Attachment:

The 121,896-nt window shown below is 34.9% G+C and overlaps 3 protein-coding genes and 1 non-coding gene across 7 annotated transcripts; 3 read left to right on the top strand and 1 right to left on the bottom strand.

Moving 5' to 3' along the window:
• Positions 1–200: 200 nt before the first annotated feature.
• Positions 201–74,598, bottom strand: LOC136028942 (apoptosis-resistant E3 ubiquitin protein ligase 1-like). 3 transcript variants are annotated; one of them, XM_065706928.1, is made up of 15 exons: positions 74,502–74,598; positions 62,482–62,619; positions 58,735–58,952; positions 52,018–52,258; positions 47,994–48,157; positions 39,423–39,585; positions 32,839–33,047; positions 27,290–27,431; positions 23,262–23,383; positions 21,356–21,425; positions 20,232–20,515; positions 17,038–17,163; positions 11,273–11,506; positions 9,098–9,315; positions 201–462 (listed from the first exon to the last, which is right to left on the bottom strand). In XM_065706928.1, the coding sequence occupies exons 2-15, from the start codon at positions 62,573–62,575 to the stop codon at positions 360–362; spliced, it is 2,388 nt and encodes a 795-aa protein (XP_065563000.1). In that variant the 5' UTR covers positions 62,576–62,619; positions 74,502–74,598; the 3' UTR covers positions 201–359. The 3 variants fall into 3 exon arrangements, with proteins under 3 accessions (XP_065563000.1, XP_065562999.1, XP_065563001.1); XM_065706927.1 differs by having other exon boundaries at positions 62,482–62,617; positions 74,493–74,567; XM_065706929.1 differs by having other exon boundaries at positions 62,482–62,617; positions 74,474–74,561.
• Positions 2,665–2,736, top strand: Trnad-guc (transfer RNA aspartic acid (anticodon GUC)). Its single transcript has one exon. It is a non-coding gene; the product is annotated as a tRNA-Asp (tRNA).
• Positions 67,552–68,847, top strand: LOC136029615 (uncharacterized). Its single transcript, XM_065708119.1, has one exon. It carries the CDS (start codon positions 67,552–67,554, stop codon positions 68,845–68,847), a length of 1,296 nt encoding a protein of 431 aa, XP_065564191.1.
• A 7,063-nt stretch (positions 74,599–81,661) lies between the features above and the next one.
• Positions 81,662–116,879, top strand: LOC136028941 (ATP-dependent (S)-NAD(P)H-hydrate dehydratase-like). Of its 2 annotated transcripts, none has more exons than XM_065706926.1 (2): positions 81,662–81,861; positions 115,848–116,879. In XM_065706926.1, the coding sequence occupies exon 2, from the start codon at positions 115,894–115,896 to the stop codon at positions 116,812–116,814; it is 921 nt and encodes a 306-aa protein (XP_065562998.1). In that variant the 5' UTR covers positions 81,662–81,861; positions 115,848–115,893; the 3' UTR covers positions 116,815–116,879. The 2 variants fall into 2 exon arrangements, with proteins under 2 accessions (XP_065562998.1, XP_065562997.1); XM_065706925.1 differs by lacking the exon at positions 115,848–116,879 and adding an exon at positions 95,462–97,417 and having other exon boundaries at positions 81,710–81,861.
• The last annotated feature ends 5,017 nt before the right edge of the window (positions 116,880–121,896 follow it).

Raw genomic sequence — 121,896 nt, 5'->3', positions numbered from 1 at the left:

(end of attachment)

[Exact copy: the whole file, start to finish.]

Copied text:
The 121,896-nt window shown below is 34.9% G+C and overlaps 3 protein-coding genes and 1 non-coding gene across 7 annotated transcripts; 3 read left to right on the top strand and 1 right to left on the bottom strand.

Moving 5' to 3' along the window:
• Positions 1–200: 200 nt before the first annotated feature.
• Positions 201–74,598, bottom strand: LOC136028942 (apoptosis-resistant E3 ubiquitin protein ligase 1-like). 3 transcript variants are annotated; one of them, XM_065706928.1, is made up of 15 exons: positions 74,502–74,598; positions 62,482–62,619; positions 58,735–58,952; positions 52,018–52,258; positions 47,994–48,157; positions 39,423–39,585; positions 32,839–33,047; positions 27,290–27,431; positions 23,262–23,383; positions 21,356–21,425; positions 20,232–20,515; positions 17,038–17,163; positions 11,273–11,506; positions 9,098–9,315; positions 201–462 (listed from the first exon to the last, which is right to left on the bottom strand). In XM_065706928.1, the coding sequence occupies exons 2-15, from the start codon at positions 62,573–62,575 to the stop codon at positions 360–362; spliced, it is 2,388 nt and encodes a 795-aa protein (XP_065563000.1). In that variant the 5' UTR covers positions 62,576–62,619; positions 74,502–74,598; the 3' UTR covers positions 201–359. The 3 variants fall into 3 exon arrangements, with proteins under 3 accessions (XP_065563000.1, XP_065562999.1, XP_065563001.1); XM_065706927.1 differs by having other exon boundaries at positions 62,482–62,617; positions 74,493–74,567; XM_065706929.1 differs by having other exon boundaries at positions 62,482–62,617; positions 74,474–74,561.
• Positions 2,665–2,736, top strand: Trnad-guc (transfer RNA aspartic acid (anticodon GUC)). Its single transcript has one exon. It is a non-coding gene; the product is annotated as a tRNA-Asp (tRNA).
• Positions 67,552–68,847, top strand: LOC136029615 (uncharacterized). Its single transcript, XM_065708119.1, has one exon. It carries the CDS (start codon positions 67,552–67,554, stop codon positions 68,845–68,847), a length of 1,296 nt encoding a protein of 431 aa, XP_065564191.1.
• A 7,063-nt stretch (positions 74,599–81,661) lies between the features above and the next one.
• Positions 81,662–116,879, top strand: LOC136028941 (ATP-dependent (S)-NAD(P)H-hydrate dehydratase-like). Of its 2 annotated transcripts, none has more exons than XM_065706926.1 (2): positions 81,662–81,861; positions 115,848–116,879. In XM_065706926.1, the coding sequence occupies exon 2, from the start codon at positions 115,894–115,896 to the stop codon at positions 116,812–116,814; it is 921 nt and encodes a 306-aa protein (XP_065562998.1). In that variant the 5' UTR covers positions 81,662–81,861; positions 115,848–115,893; the 3' UTR covers positions 116,815–116,879. The 2 variants fall into 2 exon arrangements, with proteins under 2 accessions (XP_065562998.1, XP_065562997.1); XM_065706925.1 differs by lacking the exon at positions 115,848–116,879 and adding an exon at positions 95,462–97,417 and having other exon boundaries at positions 81,710–81,861.
• The last annotated feature ends 5,017 nt before the right edge of the window (positions 116,880–121,896 follow it).

Raw genomic sequence — 121,896 nt, 5'->3', positions numbered from 1 at the left: